Greens MP Michael Berkman has moved a bill to raise the age of criminal responsibility in Queensland to 14 in line with international jurisdictions.
The age of criminal responsibility in the state is currently 10 years like it is in all other jurisdictions in Australia.
Mr Berkman's private member's bill would raise the age by four years in Queensland.
"Kids aged ten to 13, their brains haven't fully developed, they don't understand consequences in the same way adults do," he said.
"So criminalising them like adults simply doesn't work, and what's more, we know that early contact with the criminal legal system dramatically increases the likelihood that they will reoffend."
Mr Berkman said the Queensland Labor government decision not to raise the age was out of step with experts.
Jailing children under the age of 14 is not in line with the state's human right obligations, he said.
As a national discussion on raising the age had been paused in March, the Greens MP said, Queensland should go it alone.
"These are Queensland laws that need to change, and now is the time to change them," he said.
Mr Berkman said the government should instead fund culturally appropriate interventions for children.
The bill is not expected to receive support from Labor or Liberal National Party MPs.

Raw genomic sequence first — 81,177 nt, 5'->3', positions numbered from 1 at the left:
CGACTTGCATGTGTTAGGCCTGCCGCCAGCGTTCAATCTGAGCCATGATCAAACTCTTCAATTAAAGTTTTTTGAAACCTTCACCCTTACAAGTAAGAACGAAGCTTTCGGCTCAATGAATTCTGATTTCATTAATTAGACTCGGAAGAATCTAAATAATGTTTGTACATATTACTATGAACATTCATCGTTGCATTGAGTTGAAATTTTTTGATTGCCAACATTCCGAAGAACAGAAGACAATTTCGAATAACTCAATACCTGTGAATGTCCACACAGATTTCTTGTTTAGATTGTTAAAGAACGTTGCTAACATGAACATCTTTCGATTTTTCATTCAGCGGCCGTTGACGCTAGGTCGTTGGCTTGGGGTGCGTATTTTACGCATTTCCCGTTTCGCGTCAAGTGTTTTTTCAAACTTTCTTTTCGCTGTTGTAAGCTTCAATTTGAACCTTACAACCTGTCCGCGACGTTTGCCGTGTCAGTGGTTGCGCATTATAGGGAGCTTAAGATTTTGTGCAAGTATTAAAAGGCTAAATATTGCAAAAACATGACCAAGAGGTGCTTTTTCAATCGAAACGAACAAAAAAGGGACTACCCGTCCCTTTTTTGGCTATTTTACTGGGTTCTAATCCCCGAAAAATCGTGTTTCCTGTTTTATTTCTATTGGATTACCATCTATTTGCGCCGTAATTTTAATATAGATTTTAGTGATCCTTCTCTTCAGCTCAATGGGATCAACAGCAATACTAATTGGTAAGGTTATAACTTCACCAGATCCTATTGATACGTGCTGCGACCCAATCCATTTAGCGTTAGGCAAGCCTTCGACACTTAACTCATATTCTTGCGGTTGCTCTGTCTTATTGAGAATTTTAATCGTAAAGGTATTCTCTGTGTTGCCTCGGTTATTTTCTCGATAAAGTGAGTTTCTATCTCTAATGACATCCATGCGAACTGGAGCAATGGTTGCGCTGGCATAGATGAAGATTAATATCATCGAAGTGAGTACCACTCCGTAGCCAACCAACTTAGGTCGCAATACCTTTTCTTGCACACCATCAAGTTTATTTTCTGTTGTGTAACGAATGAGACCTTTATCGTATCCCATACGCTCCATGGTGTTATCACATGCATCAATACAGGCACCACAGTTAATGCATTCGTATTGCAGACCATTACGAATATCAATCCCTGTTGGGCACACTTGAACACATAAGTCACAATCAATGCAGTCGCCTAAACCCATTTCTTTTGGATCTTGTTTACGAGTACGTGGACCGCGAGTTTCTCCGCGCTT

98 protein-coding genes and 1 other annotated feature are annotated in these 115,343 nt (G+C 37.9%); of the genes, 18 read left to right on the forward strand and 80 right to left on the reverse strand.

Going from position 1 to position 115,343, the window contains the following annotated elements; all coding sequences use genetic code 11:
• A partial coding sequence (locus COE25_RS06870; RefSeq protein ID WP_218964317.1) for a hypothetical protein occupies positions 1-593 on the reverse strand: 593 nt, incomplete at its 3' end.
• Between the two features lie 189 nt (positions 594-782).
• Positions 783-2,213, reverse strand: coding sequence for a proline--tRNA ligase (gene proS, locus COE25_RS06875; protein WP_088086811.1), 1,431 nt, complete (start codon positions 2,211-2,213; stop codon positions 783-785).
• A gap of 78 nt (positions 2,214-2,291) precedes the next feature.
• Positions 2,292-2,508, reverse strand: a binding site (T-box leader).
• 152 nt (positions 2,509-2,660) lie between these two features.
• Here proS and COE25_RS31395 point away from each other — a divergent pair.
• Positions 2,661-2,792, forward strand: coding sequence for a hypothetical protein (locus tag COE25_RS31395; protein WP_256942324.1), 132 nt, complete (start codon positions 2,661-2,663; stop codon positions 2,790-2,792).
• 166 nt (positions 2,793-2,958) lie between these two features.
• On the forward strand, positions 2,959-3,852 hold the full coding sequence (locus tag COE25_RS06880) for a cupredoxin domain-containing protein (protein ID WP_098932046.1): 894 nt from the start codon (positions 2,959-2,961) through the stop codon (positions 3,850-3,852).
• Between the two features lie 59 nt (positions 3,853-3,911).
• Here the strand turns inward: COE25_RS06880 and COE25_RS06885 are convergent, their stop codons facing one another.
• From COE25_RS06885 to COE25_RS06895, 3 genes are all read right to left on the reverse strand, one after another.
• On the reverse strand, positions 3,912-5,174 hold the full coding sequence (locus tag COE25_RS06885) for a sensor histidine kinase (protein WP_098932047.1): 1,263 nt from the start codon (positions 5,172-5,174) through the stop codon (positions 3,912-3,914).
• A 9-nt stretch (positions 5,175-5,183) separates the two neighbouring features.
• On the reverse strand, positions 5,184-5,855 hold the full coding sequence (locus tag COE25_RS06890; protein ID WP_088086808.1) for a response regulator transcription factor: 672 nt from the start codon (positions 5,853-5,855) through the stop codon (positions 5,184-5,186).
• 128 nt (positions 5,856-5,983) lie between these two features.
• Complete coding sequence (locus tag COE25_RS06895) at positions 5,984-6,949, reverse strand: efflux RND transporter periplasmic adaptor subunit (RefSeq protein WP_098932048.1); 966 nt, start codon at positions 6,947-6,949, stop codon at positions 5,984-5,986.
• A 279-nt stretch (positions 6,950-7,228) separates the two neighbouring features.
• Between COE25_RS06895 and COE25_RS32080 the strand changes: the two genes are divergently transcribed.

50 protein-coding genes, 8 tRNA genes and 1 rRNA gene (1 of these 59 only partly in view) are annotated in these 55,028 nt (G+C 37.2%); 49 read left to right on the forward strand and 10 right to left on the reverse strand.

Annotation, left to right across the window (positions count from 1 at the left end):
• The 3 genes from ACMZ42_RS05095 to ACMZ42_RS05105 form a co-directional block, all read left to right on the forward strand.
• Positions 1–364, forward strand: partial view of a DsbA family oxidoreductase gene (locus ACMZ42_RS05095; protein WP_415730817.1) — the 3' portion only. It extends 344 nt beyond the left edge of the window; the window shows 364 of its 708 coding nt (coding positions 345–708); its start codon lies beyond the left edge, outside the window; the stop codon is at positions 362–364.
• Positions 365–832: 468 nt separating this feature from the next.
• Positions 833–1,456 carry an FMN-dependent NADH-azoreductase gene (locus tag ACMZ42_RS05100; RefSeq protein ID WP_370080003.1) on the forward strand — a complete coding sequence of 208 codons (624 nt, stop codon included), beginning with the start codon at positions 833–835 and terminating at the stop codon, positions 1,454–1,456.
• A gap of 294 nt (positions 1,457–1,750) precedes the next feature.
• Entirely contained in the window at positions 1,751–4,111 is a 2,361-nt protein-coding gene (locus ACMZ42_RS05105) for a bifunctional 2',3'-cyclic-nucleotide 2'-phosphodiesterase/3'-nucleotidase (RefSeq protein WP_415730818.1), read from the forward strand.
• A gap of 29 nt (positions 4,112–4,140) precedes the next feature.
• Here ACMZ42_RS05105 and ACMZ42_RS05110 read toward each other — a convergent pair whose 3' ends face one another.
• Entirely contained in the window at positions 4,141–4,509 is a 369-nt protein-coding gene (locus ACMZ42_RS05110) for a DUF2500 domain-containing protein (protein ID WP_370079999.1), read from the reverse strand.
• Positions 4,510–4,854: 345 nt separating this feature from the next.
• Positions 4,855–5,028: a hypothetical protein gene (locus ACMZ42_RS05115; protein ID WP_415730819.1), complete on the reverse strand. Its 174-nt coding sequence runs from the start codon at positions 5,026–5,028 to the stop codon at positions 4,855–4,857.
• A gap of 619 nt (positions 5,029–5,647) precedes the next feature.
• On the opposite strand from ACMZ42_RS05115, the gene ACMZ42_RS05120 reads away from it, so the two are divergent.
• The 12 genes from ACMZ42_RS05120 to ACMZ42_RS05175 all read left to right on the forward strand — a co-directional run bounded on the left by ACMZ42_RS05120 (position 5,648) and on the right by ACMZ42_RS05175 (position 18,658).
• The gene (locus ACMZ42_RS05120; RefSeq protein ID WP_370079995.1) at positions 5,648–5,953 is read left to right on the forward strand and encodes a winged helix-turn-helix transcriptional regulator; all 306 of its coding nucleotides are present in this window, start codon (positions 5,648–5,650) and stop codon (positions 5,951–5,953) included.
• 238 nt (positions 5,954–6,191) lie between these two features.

State parliament passed controversial laws in April allowing courts to fit teen offenders with GPS trackers and remove the presumption of bail for those caught committing serious offences while on bail.
The laws target about 400 repeat offenders, most of whom are Indigenous and allegedly responsible for almost half of all youth crime in the state.
The Greens slammed those laws as a knee-jerk reaction to a problem and called it a Labor-LNP unity ticket for "locking children up".
Change the Record co-chair Cheryl Axleby warned at the time that the laws would drive more Indigenous kids into police and prison cells.
Ms Axleby said the state government was scapegoating children to fix a problem instead of using evidence-based policies and culturally-appropriate programs.
She said Indigenous children were already 27 times more likely than non-Indigenous children to be imprisoned in Queensland.
"While the Queensland government has said it's committed to Closing the Gap to reduce this horrifying disparity, actions speak louder than words, and these law changes will hit Aboriginal and Torres Strait Islander kids the hardest," Ms Axleby said at the time.
"If governments are genuinely committed to closing the gap and ending black deaths in custody, then it starts with keeping our kids out of prison."
Australian Associated Press